English teachers don’t get much positive press these days. That’s partly because teachers in general don’t get much positive press, and also because there is widespread agreement that reading and writing skills have slipped considerably over the past few decades — which is largely a matter of scapegoating teachers for a set of social trends that would be hard for anyone to try to slow — but also because everybody knows that these days STEM is where it’s at.
So it’s interesting to note that the new Pew Survey on student writing shows that English in particular teachers are leading the way in adoption of digital technologies, social media in particular, in support of developing writing skills. As I noted earlier this week, teachers are learning that writing performance improves significantly when students have an audience, which social technologies inherently provide.
But apparently it isn’t all good news. With the greater enthusiasm for writing that an audience creates, teachers are also observing a drop-off in some of the fundamentals. Or rather, they are seeing the introduction of some new standards and conventions that evolved in the social space but that don’t seem a good fit for the classroom, or for formal writing generally:
Teachers also expressed concerns that lax grammar and abbreviations like ‘BTW’ (by the way), commonly used on social networking sites, were appearing in school work.
While this seems like a big deal to English teachers (and having a BA in English myself and having worked as an editor for many years, I understand their perspective) I think there’s a real baby / bathwater dichotomy that we want to be aware of here. If kids are producing writing that otherwise reflects both genuine interest and enthusiasm for their subject and the kind of effort behind constructing a clear argument that such factors encourage, maybe we son’t want to totally lose it over the fact that they are writing “BTW” and “IDK” and even (shudder) “ur.”
Yes, we should correct those things, and insist that they not be part of formal writing. Just to support my own personal favorite lost cause for a moment, we should also insist that an objective pronoun be used when the meaning of the sentence calls for it, even if that pronoun comes at the end of a sentence or after the word “and.” If you have no idea what I’m talking about, then between you and me, you’re part of the problem. And if you think there was something grammatically wrong with the previous sentence, you are simply proving my point. (Read this if you are interested in starting down the road to redemption.)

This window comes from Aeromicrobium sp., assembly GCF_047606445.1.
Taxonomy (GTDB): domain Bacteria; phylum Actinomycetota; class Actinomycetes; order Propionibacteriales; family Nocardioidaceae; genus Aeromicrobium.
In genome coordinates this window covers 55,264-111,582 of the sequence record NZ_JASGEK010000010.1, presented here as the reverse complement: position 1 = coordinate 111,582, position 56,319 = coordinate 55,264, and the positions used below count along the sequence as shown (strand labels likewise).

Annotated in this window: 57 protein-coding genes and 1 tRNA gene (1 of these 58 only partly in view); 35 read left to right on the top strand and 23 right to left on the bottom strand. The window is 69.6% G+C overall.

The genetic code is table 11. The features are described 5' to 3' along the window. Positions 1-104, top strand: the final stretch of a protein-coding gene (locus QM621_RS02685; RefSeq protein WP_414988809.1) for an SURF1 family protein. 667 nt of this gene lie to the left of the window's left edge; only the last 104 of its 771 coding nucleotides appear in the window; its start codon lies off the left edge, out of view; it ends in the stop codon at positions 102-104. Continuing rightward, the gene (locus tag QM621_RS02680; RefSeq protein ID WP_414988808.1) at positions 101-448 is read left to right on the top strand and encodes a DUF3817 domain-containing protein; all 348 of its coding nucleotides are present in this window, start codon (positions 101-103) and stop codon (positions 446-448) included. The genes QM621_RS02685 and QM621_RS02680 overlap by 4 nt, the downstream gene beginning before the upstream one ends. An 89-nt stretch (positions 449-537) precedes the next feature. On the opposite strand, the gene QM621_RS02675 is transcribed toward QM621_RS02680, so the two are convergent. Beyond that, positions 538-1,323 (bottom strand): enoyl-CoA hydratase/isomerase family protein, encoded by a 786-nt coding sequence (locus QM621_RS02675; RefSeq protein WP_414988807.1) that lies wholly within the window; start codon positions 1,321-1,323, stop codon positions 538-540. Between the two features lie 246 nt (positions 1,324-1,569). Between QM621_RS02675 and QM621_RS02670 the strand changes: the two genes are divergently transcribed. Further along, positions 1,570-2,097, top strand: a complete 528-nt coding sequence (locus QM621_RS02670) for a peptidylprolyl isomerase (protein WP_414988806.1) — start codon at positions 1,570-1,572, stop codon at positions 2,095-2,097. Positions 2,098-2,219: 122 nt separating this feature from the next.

Unfortunately, “between you and I” probably is a lost cause because the basic rules of grammar and the logic that make right-thinking people (like me) cringe when they hear those words, rules that I was taught in the fifth grade and that have stuck with me ever since, are simply no longer taught. You can get a degree in English without ever having learned that writing “between you and I” is an abomination. Many of the teachers upset by kids using “BTW” and “ur” probably use this construction, and all its related abominations, all the time.
In a few years, the kids who are developing their composition skills via social media will be the English teachers, the editors, and even the authors of style guides. They will probably be a lot more lax about Web-speak than some of us would like for them to be. I can dare to hope that at least the authors of the style guides will still be on my side about pronouns, but by then most of us civilians will have given up.
Yes, this is the old “Language evolves over time — get used to it” argument, but I want to add a twist that we tend not to think about, and that I don’t see covered in the Pew results or any of the articles about them. In the same way that they are more comfortable with smartphones and social apps than their elders, these kids are developing modes of communication that are native to the digital world and that will serve that world better. Here I don’t mean things like “WTF” and “LMAO” — those were old news when these kids were born, anyway — but rather methods of approaching subjects and structuring arguments that are well-suited to these new environments.
A decade ago, when I started blogging, I noticed that some of my fellow bloggers would occasionally send me a draft of a blog post for comments. These people were good writers and I understood why they did it — it’s part of the composition process. Or at least, it used to be. I learned early on that very few blog posts go through the rough draft / review /cleaned up draft / more review /final copy process that was always part of publishing anything.
A blog post is both a draft and a finished work. That was a new kind of critter, requiring its own conventions, and these have developed over time. Likewise, conventions have emerged around what constitutes an effective Tweet or Facebook status update. And it goes further than that. There are effective and less-effective approaches to sending out messages on Tumblr and Pinterest and Youtube, things that “writers” didn’t have to worry about back in the day, back when multimedia was for specialists.
In the past, when we said that language is changing we meant that annoying new words were being introduced and that rules we thought were important were being ignored. And that’s still happening. (see above.) But now something else is going on. Language is really changing. It is being chopped and processed and extruded in ways never imagined even a few years ago. It is no longer just living alongside visual information; it is embedded within it; it has become hybridized with it.
And, no, it will never be the same. These kids using social media in their English classes are on the cutting edge of developing a whole new literacy, different in kind from what has come before. Somehow, we’ll have to get used to it.
[Photo: Deutsche Fotothek]
Cross-posted from Transparency Revolution.